If you have a problem with your landlord that has nothing to do with water or sewage services, you’ll likely need to get help from other places or talk to a legal expert. This could be for issues like arguing about who’s responsible for the water bill, fixing leaky water pipes, or installing a water meter.
Tenants who have rented for 6 months or longer and are in charge of paying the water bills can ask to have a water meter installed at the property. We suggest that both the tenant and the landlord discuss this before going ahead.
For more information, you can check out this Parliamentary research briefing.
While we can help with issues related to water company assets, we can’t assist with problems related to your private plumbing.
In most cases, the pipes beyond your home’s external stop tap or water meter belong to you, not the water company. These are called private supply pipes, and once they enter your property, they become part of your internal plumbing. That means it’s your responsibility to maintain them.
This responsibility includes dealing with leaks and water pressure problems. We suggest contacting your water supplier first to see if they can help, or you can hire a qualified plumber of your choice. You can find information on finding a qualified Plumbing and Heating Engineer on the WaterSafe website.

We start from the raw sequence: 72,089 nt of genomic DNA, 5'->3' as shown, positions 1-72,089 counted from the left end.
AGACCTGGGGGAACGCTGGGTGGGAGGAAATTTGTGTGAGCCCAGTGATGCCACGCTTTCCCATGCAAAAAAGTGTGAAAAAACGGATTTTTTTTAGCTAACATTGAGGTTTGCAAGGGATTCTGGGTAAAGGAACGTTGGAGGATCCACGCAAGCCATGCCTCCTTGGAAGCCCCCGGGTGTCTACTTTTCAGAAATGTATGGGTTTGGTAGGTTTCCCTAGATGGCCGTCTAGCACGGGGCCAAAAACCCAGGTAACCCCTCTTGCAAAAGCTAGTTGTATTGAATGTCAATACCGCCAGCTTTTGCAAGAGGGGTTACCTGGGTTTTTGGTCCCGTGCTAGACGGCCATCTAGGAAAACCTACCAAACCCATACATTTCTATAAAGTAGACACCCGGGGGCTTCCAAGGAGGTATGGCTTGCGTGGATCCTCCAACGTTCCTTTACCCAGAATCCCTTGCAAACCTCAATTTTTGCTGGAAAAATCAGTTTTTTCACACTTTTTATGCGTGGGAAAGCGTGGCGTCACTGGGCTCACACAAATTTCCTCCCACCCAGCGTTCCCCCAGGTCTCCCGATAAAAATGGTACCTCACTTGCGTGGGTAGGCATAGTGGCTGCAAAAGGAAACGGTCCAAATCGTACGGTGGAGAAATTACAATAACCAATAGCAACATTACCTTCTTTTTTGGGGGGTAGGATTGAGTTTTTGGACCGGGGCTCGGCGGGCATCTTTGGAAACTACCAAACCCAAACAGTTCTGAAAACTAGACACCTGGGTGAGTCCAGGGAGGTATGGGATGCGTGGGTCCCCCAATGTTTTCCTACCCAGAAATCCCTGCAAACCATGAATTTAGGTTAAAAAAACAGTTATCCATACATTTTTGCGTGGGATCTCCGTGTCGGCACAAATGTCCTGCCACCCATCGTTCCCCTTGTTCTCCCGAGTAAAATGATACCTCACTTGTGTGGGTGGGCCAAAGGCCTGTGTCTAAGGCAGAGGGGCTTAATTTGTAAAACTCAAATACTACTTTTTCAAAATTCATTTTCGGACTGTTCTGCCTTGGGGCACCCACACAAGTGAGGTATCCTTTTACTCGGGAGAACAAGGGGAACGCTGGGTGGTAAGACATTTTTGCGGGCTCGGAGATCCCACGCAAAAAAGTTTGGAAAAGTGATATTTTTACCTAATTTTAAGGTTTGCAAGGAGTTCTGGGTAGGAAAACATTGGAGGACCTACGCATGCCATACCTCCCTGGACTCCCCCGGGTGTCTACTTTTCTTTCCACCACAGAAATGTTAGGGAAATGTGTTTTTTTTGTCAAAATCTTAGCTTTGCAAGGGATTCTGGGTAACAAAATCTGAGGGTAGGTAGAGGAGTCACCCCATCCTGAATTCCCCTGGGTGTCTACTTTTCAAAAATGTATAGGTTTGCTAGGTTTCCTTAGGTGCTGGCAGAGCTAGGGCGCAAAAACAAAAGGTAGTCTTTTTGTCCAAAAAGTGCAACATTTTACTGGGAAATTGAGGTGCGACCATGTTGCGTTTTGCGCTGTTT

Responsibility for sewer and drain systems is shared among property owners, water and sewerage companies, local authorities, and the Highways Agency.
For detailed information about pipe responsibility, you can refer to ‘Responsibility for pipes and pumping stations’ on Ofwat’s website.
Water companies should maintain current maps of the sewers they are responsible for, but they may not always have records for pipes on private land. Typically, pipes within an individual property’s boundary are the responsibility of the property owner for upkeep.
In some cases, the responsibility for certain pumping stations lies with the landowners, not the water company.
When it comes to private drainage issues involving drains (serving a single property) and gullies (for rainwater removal), the property owner is responsible, and this falls outside the jurisdiction of the water company and us.